How Gendered Language Affects Perceptions

Fifty-fifty with gender symbolsThe state of Washington has been working for several years to change the language in its laws to gender-neutral terms. If legislation passes as expected, no longer will there be penmanship, freshmen, and watchmen. Instead, Washington will have handwriting, first-year students, and security guards.

Several other states have followed suit, with about half making moves toward gender-neutral language. Such language is often lampooned as politically correct and excessively burdensome, but research shows that language affects perceptions. Perceptions, in turn, affect behavior, and using gender-neutral language can be a meaningful move toward gender equality.

The Pervasiveness of Gendered Language
Gendered language is so common that it’s difficult for some people to even notice it. From job postings to laws, words such as policeman, councilman, mankind, and fireman abound. This omnipresence of gendered language may be part of the problem. When people stop noticing gendered language, it’s easier to think of male as the default. People who do a double-take when they see words such as policewoman or police officer may be doing so because there’s an incongruence between what their expectation of a police officer is—a male—and the possibility of a woman filling the role. The more frequently gendered language occurs, the more likely it is that people develop male as the prototype for a particular role.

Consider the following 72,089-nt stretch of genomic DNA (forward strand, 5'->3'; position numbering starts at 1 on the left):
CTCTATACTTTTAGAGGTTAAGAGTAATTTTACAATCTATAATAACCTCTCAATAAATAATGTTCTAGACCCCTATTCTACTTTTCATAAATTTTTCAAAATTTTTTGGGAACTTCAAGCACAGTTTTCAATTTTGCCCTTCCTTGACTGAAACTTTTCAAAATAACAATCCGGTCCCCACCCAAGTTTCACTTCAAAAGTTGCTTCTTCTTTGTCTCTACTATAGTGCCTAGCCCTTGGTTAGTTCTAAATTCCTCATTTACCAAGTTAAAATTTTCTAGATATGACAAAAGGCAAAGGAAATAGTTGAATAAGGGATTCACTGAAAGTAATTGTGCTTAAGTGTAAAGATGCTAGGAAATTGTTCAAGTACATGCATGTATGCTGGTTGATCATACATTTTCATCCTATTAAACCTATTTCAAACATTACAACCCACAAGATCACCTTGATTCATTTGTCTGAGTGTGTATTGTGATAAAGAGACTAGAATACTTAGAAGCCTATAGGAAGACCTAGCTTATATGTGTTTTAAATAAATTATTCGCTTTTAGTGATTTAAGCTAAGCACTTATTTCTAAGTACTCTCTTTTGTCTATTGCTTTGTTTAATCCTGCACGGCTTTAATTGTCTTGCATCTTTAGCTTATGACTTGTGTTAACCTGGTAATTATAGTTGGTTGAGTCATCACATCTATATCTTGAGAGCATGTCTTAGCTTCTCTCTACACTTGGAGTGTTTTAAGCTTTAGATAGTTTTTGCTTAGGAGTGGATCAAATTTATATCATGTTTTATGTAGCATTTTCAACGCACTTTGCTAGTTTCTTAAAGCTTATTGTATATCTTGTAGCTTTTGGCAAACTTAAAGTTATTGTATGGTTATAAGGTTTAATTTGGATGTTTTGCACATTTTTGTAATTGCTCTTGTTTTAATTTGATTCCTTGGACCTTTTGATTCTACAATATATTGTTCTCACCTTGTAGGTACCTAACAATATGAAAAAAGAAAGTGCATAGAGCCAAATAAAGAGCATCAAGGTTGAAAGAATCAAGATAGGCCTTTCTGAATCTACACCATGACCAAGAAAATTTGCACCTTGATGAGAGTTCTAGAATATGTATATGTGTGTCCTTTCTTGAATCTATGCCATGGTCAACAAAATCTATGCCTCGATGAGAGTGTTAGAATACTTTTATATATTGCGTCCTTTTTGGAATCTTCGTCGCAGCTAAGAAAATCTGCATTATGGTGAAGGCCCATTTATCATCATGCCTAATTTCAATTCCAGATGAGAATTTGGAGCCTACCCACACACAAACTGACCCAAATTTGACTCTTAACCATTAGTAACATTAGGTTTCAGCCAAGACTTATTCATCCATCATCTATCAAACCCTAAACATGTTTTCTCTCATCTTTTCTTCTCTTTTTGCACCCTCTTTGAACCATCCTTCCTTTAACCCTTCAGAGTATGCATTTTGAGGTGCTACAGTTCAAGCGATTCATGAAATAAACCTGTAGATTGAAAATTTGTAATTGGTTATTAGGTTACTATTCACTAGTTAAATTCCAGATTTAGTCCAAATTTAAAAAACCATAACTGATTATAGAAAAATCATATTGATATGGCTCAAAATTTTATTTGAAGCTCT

This can affect a wide range of behaviors and lead to subtle biases. A company that posts a job seeking an ombudsman, for example, may envision a male in the role because of the use of gendered language. This can give women a slight disadvantage when they seek out the job because women applicants don’t completely match the hiring manager’s vision for a future employee. The person in charge of hiring may never even be aware of this subtle bias, but this doesn’t mean it’s not there.